Lawmakers make last-ditch effort to reach supercommittee deal

Supercommittee members met Monday in an effort to reach a last-ditch deal to reduce the federal deficit.

Seven of the supercommittee members — three Republicans and four Democrats — met Monday morning, hours before the panel’s midnight deadline to send a deal to the Congressional Budget Office to be scored.

The Republican members then retired to Sen. Rob PortmanRobert (Rob) Jones PortmanWATCH: Sen. Flake: “More doubtful” North Korean summit will happen  Lobbying world Trump-backed congressman wins Ohio Senate primary MORE’s (R-Ohio) office for discussions.

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A GOP leadership aide told The Hill that the group was not discussing a statement of failure, but a last-ditch effort to avoid a failure that has seemed inescapable over the weekend, when supercommittee members turned to the Sunday talk shows to blame one another for the impasse.

At the same time, aides suggested the latest talks were unlikely to end with success. 

One GOP aide said members were discussing a new proposal on taxes from Sen. John KerryJohn Forbes KerryJuan Williams: Trump's dangerous lies on Iran Pompeo: US tried, failed to achieve side deal with European allies Trump administration braces for big week ahead in foreign policy MORE (D-Mass.), which the aide dismissed as a gimmick. 

"At the eleventh hour, Sen. Kerry offered a new gimmick to get to the Democrats' same trillion-dollar tax hike. There is no indication that any other [panel] Democrat supports it," a GOP aide said.

The Republican members who attended the bipartisan meeting in Kerry’s office suite were Portman, Rep. Fred Upton (Mich.) and Sen. Jon Kyl (Ariz.).

Democrats attending the meeting were Kerry, Rep. Chris Van Hollen (Md.), Sen. Max BaucusMax Sieben BaucusClients’ Cohen ties become PR liability Green Party puts Dem seat at risk in Montana Business groups worried about Trump's China tariffs plan MORE (Mont.) and Sen. Patty MurrayPatricia (Patty) Lynn MurrayOvernight Health Care — Sponsored by PCMA — Trump official won't OK lifetime limits on Medicaid Dems warn against changes to federal family planning program Overnight Health Care: Drug company under scrutiny for Michael Cohen payments | New Ebola outbreak | FDA addresses EpiPen shortage MORE (Wash.), the co-chairwoman of the panel.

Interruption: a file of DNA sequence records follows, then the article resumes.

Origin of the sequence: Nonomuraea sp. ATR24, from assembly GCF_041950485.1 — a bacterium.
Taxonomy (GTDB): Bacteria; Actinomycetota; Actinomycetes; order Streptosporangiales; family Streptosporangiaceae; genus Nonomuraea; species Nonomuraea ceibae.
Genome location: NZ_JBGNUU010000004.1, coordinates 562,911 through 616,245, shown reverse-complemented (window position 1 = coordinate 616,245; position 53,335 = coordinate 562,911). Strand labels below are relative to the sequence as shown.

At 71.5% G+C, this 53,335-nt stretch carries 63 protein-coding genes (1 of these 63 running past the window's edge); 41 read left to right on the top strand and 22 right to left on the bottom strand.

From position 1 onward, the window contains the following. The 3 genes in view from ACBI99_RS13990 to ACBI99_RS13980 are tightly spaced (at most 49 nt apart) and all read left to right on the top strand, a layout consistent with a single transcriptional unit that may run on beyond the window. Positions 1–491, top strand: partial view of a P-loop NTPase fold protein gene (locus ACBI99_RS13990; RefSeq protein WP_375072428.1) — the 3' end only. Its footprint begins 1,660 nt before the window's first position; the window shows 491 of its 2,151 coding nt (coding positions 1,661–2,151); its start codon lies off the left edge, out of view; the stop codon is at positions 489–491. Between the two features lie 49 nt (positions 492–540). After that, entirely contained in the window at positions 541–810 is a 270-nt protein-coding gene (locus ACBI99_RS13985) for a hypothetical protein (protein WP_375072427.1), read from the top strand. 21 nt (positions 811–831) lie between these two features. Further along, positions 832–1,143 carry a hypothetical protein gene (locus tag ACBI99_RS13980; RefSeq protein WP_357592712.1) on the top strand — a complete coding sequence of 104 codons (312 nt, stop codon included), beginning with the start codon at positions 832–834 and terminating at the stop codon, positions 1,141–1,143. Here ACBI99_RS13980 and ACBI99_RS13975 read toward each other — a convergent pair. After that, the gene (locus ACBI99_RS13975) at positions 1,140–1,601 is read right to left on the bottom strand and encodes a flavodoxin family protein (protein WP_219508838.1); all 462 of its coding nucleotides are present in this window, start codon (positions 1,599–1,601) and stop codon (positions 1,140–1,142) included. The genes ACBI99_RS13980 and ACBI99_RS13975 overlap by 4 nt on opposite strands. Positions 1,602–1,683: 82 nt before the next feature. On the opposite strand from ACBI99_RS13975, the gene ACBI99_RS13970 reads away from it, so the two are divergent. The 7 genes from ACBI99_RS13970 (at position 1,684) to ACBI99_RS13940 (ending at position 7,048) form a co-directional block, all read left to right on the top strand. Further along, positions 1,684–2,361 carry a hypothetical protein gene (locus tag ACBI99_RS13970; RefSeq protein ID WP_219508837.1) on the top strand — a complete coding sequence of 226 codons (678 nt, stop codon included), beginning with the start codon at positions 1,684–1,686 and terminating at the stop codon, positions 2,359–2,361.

Baucus, the Senate Finance Committee chairman, said both sides are still searching for a deal.

"We're still going forward," he said. "We have a few more hours."

Baucus said Kerry "has a new idea" for the tax reform portion of the package, but declined to provide details.

"It's a new idea, which confirms my point that we're continuing to meet," Baucus said. "Both sides are feeling angst, greater angst, at the possibility of no agreement, so they're working harder, more creatively to see what can be accomplished. That's happening on both sides."

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Aides from Speaker John BoehnerJohn Andrew BoehnerGOP revolts multiply against retiring Ryan Can Jim Jordan become top House Republican? Tensions on immigration erupt in the House GOP MORE's (R-Ohio) office and Senate Minority Leader Mitch McConnellAddison (Mitch) Mitchell McConnellGOP lawmakers want Trump to stop bashing Congress Parkland father calls out Trump, McConnell, Ryan after Santa Fe shooting Overnight Finance: House rejects farm bill in conservative revolt | NAFTA deal remains elusive as talks drag on | Dodd-Frank rollback set for House vote MORE's (R-Ky.) office joined the GOP supercommittee members for the Republican meeting in Portman's office a little over 30 minutes after it began.

BoehnerJohn Andrew BoehnerGOP revolts multiply against retiring Ryan Can Jim Jordan become top House Republican? Tensions on immigration erupt in the House GOP MORE’s office already has sent out a memo blaming President Obama for a failure by the supercommittee.

The supercommittee faces a Wednesday deadline to agree to at least $1.2 trillion in deficit cuts over 10 years. If it fails, automatic cuts to national security and domestic spending would be triggered, though they would not be implemented until January 2013.

The panel members must get a deal to budget examiners by the end of the day in order for it to be scored by Wednesday.

Baucus downplayed the significance of Monday's falling stock markets, saying it's "down a little bit, [but] stock markets also go back up."

Hopes that a deal could be reached appeared to flicker in the comments from Democrats attending the Monday meeting. 

Van Hollen said ideas were being discussed, while Baucus said the group still had "a few more hours." 

— Erik Wasson contributed to this report.

— Posted at 2:03  p.m. and last updated at 4:08 p.m.